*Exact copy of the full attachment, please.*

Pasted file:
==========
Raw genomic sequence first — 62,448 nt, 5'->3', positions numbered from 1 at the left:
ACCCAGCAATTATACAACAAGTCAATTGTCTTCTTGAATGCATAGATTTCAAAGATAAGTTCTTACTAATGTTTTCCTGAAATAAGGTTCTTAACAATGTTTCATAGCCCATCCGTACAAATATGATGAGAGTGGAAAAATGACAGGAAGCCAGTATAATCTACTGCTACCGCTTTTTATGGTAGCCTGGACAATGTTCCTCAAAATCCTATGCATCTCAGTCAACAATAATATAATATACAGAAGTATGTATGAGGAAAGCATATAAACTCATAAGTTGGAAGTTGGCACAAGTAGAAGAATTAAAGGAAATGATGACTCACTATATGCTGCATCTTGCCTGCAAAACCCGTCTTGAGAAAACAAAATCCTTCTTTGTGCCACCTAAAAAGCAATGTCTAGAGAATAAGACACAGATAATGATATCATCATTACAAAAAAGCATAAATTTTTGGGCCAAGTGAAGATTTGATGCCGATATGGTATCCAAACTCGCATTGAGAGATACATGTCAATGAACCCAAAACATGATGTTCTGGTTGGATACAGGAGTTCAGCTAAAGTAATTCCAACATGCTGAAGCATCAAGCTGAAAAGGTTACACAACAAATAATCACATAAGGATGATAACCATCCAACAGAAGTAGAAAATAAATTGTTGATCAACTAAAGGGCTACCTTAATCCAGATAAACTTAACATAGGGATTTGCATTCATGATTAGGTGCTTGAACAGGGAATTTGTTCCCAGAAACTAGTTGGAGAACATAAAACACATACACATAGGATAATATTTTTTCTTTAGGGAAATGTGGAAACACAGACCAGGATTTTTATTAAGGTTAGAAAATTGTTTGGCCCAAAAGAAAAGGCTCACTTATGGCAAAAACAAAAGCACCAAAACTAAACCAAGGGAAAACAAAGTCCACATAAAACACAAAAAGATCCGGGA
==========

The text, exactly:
Raw genomic sequence first — 62,448 nt, 5'->3', positions numbered from 1 at the left:
ACCCAGCAATTATACAACAAGTCAATTGTCTTCTTGAATGCATAGATTTCAAAGATAAGTTCTTACTAATGTTTTCCTGAAATAAGGTTCTTAACAATGTTTCATAGCCCATCCGTACAAATATGATGAGAGTGGAAAAATGACAGGAAGCCAGTATAATCTACTGCTACCGCTTTTTATGGTAGCCTGGACAATGTTCCTCAAAATCCTATGCATCTCAGTCAACAATAATATAATATACAGAAGTATGTATGAGGAAAGCATATAAACTCATAAGTTGGAAGTTGGCACAAGTAGAAGAATTAAAGGAAATGATGACTCACTATATGCTGCATCTTGCCTGCAAAACCCGTCTTGAGAAAACAAAATCCTTCTTTGTGCCACCTAAAAAGCAATGTCTAGAGAATAAGACACAGATAATGATATCATCATTACAAAAAAGCATAAATTTTTGGGCCAAGTGAAGATTTGATGCCGATATGGTATCCAAACTCGCATTGAGAGATACATGTCAATGAACCCAAAACATGATGTTCTGGTTGGATACAGGAGTTCAGCTAAAGTAATTCCAACATGCTGAAGCATCAAGCTGAAAAGGTTACACAACAAATAATCACATAAGGATGATAACCATCCAACAGAAGTAGAAAATAAATTGTTGATCAACTAAAGGGCTACCTTAATCCAGATAAACTTAACATAGGGATTTGCATTCATGATTAGGTGCTTGAACAGGGAATTTGTTCCCAGAAACTAGTTGGAGAACATAAAACACATACACATAGGATAATATTTTTTCTTTAGGGAAATGTGGAAACACAGACCAGGATTTTTATTAAGGTTAGAAAATTGTTTGGCCCAAAAGAAAAGGCTCACTTATGGCAAAAACAAAAGCACCAAAACTAAACCAAGGGAAAACAAAGTCCACATAAAACACAAAAAGATCCGGGA